The first paper, by Alan Sanstad of Lawrence Berkeley National Laboratory, focuses on technological innovation and its treatment in IA models. Most models do not incorporate a realistic assessment of how market forces drive innovation. While innovation would clearly lower the costs of addressing climate change, many modelers focus on the opportunity cost of encouraging climate-friendly technology. The fear is that climate-related R&D will "crowd out" other kinds of R&D. Sanstad's paper shows that policies promoting climate-related R&D may simultaneously encourage, not discourage, R&D in other sectors.
The second paper, by Stephen DeCanio of the University of California, Santa Barbara, discusses how IA models tend to assume that firms focus only on, and are entirely successful in, maximizing profits. This often leads to misunderstandings about how firms innovate, and the kinds of trade-offs they must make between economic and environmental performance. DeCanio's work describes firms as "information networks" with multiple objectives, which leads to a more complete picture of how private-sector organizations innovate. Another finding with major significance for climate policy is that firms can make improvements in environmental performance without sacrificing overall profitability.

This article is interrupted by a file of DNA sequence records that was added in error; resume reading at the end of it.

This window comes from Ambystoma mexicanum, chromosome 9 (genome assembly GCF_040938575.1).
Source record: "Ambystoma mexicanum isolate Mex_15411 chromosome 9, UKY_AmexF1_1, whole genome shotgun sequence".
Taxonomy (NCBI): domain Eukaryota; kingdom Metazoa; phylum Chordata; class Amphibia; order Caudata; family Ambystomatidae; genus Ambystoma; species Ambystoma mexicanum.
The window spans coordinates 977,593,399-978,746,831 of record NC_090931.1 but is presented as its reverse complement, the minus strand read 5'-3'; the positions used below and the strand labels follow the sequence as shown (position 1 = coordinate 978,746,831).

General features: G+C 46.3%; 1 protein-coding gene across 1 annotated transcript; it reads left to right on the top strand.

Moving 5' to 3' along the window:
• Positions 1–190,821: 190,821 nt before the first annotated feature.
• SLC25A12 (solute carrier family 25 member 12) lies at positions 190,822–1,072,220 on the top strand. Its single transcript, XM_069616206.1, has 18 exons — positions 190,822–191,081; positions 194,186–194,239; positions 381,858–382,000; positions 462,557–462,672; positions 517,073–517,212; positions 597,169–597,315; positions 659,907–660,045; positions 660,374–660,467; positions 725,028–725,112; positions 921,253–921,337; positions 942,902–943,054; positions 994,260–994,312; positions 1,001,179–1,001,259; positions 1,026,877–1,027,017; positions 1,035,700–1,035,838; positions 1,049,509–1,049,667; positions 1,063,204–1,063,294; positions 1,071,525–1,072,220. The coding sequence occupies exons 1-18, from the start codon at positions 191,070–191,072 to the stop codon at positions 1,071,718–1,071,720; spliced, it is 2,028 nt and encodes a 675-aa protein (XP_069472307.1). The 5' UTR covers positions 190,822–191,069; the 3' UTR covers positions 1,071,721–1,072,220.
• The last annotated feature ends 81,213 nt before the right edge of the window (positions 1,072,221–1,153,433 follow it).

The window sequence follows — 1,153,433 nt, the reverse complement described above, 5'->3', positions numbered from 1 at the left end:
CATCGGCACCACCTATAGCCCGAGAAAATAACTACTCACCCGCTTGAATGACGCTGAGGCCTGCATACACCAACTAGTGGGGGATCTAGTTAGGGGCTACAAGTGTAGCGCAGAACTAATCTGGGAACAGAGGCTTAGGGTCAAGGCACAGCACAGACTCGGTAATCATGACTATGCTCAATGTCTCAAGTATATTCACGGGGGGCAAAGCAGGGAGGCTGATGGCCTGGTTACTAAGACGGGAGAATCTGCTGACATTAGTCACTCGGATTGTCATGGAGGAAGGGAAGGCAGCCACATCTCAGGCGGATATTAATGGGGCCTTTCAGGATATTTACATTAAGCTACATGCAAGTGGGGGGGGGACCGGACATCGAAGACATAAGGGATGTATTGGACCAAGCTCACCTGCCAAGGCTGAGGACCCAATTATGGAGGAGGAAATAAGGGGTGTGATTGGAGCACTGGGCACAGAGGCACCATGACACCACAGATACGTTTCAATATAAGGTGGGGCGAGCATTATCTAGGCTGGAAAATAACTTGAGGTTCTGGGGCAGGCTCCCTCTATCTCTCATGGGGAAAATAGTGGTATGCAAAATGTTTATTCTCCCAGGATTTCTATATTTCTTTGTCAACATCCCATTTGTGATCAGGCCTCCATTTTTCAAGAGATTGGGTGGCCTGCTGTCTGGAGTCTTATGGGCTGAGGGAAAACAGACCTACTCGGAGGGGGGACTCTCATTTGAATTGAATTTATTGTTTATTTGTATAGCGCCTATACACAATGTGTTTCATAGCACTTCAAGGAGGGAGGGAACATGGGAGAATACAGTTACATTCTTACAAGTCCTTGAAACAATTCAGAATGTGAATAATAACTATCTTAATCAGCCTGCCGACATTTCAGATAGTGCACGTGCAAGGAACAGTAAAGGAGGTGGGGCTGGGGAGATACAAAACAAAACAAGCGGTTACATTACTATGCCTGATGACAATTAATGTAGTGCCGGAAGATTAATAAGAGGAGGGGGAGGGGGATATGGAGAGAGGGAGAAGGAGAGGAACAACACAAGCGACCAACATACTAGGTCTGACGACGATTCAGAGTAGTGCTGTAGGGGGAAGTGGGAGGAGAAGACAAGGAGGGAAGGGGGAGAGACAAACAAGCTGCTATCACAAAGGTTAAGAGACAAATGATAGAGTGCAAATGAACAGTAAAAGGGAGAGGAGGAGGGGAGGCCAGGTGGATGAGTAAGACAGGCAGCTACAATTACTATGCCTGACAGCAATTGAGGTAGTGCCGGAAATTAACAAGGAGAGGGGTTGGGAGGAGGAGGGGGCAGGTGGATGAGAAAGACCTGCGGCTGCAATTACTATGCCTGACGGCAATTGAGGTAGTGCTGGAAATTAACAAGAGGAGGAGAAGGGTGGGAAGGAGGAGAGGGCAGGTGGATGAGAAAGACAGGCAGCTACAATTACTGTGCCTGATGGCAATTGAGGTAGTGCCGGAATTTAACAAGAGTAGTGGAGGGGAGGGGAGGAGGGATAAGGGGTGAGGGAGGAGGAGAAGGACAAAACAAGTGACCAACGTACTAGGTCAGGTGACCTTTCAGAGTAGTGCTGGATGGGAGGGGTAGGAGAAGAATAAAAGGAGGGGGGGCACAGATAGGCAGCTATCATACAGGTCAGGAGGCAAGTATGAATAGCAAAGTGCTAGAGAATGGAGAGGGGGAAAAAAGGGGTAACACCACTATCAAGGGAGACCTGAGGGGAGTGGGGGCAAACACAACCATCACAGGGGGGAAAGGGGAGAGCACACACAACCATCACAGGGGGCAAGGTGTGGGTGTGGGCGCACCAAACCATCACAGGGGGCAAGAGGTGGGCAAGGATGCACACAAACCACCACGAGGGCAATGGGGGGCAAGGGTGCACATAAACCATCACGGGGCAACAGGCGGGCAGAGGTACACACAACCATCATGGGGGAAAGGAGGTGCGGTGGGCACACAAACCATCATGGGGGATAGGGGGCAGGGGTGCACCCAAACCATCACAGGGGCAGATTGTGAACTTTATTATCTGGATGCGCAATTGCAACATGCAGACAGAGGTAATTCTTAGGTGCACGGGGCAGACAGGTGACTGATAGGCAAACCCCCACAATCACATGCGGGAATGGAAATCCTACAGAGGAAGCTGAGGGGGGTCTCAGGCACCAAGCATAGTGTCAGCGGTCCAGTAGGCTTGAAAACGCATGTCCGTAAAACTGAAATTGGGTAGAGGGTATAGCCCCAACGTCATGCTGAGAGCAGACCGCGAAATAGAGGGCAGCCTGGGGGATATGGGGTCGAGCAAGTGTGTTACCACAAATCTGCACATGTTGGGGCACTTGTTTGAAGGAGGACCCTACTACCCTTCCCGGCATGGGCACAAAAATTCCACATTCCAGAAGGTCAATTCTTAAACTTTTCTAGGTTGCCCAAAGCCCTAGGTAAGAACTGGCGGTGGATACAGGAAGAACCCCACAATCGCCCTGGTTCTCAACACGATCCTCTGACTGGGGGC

The third paper, by Richard Howarth of Dartmouth College, addresses how future generations are depicted in most IA models. Using the so-called "overlapping generations" approach - pioneered by Nobel Laureate Paul Samuelson and used widely in public finance modeling - Howarth compares the potential impacts of three policy regimes on the welfare of present and future generations. The analysis suggests that while rising greenhouse gas emissions are a factor in short-term economic welfare, climate stability can be viewed as an economic asset that would contribute strongly to the welfare of future generations. In other words, even if short-term environmental damages of climate change turn out to be moderate, Howarth finds that near-term emissions control is still consistent with maintaining long-term economic well-being.